Low-Income Homeownership Boom Goes Bust
Question: Is homeownership a social blessing that should be encouraged with subsidies and public policy?
Answer: According to politicians and the voters who elect them, the answer has been "Yes."
For example, we've had tax subsidies, lending subsidies and a concerted set of government policies to move low-income people out of rental units and into homeownership. The government's goal was to lift the homeownership rate from 64.2% to 67.5% of households, and that goal was achieved. It all sounds good to help low-income groups achieve the "American dream of homeownerhsip," but we are now in a "payback" period for misguided policies that encouraged low-income renters with low-quality credit to buy homes with low down payments and sub-prime loans, often with adjustable rates.
And have higher rates of homeownership actually benefited low-income groups? Apparently not as much as we once thought. From today's Wall Street Journal article "Payback":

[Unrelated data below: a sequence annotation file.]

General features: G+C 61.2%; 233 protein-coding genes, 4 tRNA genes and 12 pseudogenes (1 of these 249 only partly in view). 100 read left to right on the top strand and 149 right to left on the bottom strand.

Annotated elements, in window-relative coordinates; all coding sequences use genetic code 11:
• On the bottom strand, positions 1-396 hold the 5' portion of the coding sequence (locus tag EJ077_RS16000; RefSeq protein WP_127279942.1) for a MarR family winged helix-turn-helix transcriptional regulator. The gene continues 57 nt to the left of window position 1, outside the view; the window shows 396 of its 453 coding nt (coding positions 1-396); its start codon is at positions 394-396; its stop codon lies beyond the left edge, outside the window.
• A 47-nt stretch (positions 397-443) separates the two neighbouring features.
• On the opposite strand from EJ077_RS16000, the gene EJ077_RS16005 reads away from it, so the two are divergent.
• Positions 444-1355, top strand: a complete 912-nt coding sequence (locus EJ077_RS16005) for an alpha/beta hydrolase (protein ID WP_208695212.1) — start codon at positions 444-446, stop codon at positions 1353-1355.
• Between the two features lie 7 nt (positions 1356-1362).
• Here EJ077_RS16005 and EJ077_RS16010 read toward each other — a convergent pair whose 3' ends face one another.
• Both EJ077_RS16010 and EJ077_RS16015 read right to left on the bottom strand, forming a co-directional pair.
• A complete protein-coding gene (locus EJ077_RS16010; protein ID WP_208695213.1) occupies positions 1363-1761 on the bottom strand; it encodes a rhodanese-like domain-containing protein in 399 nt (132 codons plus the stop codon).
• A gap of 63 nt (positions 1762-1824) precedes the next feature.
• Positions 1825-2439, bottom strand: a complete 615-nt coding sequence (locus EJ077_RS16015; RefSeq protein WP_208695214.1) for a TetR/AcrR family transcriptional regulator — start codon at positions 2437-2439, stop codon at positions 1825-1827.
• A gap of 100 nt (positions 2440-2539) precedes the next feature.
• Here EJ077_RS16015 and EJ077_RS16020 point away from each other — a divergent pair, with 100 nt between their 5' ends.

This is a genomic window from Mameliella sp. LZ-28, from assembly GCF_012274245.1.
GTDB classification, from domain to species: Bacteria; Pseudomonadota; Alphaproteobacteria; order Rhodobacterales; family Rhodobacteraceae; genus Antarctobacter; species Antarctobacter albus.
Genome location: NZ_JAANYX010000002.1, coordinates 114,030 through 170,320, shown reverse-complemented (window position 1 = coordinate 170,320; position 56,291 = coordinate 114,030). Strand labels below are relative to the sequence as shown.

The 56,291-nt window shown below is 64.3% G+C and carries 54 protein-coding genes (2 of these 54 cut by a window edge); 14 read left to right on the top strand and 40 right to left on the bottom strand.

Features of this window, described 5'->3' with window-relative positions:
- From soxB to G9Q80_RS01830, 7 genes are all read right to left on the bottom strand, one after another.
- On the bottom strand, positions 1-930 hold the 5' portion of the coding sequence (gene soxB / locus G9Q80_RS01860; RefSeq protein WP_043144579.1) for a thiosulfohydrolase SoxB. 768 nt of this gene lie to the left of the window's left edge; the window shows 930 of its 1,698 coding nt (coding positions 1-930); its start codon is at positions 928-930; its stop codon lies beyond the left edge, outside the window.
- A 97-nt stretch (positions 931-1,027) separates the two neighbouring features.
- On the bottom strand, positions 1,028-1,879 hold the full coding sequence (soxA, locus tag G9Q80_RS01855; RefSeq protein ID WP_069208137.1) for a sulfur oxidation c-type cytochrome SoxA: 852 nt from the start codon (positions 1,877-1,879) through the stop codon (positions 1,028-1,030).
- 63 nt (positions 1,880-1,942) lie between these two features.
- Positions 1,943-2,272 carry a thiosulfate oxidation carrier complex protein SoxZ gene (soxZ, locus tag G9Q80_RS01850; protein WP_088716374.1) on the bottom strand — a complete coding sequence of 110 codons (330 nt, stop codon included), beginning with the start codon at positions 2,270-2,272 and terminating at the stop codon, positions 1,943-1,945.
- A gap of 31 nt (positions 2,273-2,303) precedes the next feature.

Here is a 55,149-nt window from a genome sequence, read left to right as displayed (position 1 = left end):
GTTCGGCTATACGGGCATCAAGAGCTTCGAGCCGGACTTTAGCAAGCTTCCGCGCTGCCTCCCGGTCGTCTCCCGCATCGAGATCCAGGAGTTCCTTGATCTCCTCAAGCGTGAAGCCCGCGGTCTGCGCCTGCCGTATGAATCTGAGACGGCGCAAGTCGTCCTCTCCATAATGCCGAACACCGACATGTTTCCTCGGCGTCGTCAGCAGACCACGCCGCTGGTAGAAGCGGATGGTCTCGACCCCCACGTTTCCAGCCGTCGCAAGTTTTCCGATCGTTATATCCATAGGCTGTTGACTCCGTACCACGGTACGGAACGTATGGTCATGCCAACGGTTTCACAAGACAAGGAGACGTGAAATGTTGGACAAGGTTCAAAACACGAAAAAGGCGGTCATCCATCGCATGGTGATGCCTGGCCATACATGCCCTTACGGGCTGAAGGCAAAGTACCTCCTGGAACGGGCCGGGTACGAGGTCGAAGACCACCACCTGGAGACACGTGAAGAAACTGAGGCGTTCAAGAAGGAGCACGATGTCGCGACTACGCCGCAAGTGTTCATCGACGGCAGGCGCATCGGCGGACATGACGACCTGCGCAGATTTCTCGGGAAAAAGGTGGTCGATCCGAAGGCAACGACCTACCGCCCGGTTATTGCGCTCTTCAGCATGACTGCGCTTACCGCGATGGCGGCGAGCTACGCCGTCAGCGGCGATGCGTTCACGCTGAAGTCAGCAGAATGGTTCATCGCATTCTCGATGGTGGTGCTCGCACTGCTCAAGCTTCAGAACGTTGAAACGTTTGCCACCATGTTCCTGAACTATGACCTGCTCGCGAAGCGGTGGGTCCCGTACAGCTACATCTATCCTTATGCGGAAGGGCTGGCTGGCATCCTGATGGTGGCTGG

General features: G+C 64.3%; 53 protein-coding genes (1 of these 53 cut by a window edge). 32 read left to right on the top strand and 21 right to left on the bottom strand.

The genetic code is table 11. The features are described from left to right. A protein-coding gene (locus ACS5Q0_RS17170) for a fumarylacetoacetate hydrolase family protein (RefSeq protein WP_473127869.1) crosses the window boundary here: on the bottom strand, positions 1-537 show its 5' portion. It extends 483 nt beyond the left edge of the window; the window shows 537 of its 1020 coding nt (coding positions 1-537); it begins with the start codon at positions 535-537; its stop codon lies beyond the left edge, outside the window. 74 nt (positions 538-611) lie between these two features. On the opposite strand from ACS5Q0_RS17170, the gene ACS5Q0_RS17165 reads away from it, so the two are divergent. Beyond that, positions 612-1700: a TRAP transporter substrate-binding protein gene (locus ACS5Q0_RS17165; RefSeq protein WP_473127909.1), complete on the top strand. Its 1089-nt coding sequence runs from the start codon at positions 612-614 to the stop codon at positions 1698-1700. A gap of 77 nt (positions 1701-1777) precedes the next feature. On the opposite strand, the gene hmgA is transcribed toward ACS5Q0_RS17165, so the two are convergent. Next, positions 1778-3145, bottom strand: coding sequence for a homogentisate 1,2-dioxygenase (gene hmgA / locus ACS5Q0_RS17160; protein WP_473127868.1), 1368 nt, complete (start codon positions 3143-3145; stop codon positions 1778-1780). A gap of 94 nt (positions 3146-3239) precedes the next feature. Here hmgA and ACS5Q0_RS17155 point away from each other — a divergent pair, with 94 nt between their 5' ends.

Of low-income households from a nationally representative sample who became homeowners between 1977 and 1993, fully 36% returned to renting in two years, and 53% in five years. Suggesting their sojourn among the homeowning was not a happy one, few returned to homeownership in later years.
Even among those who held on to their homes for 10 years, the average price-appreciation gain was 30% -- less than if their money had been invested in Treasury bills. This meager capital gain was about half that enjoyed by middle-income homeowners.
A typical low-income household might spend half the family income on mortgage costs, leaving less money for a rainy day or investing in education. Their less-marketable homes apparently also tended to tie them down, making them less likely to relocate for a job.
And the mortgage-interest deduction, won't turn a house into a paying proposition for those with little income to shelter.
Bottom line: Homeownership likely has had an exceedingly poor payoff for millions of low-income purchasers, perhaps even blighting the prospects of what might otherwise be upwardly mobile families.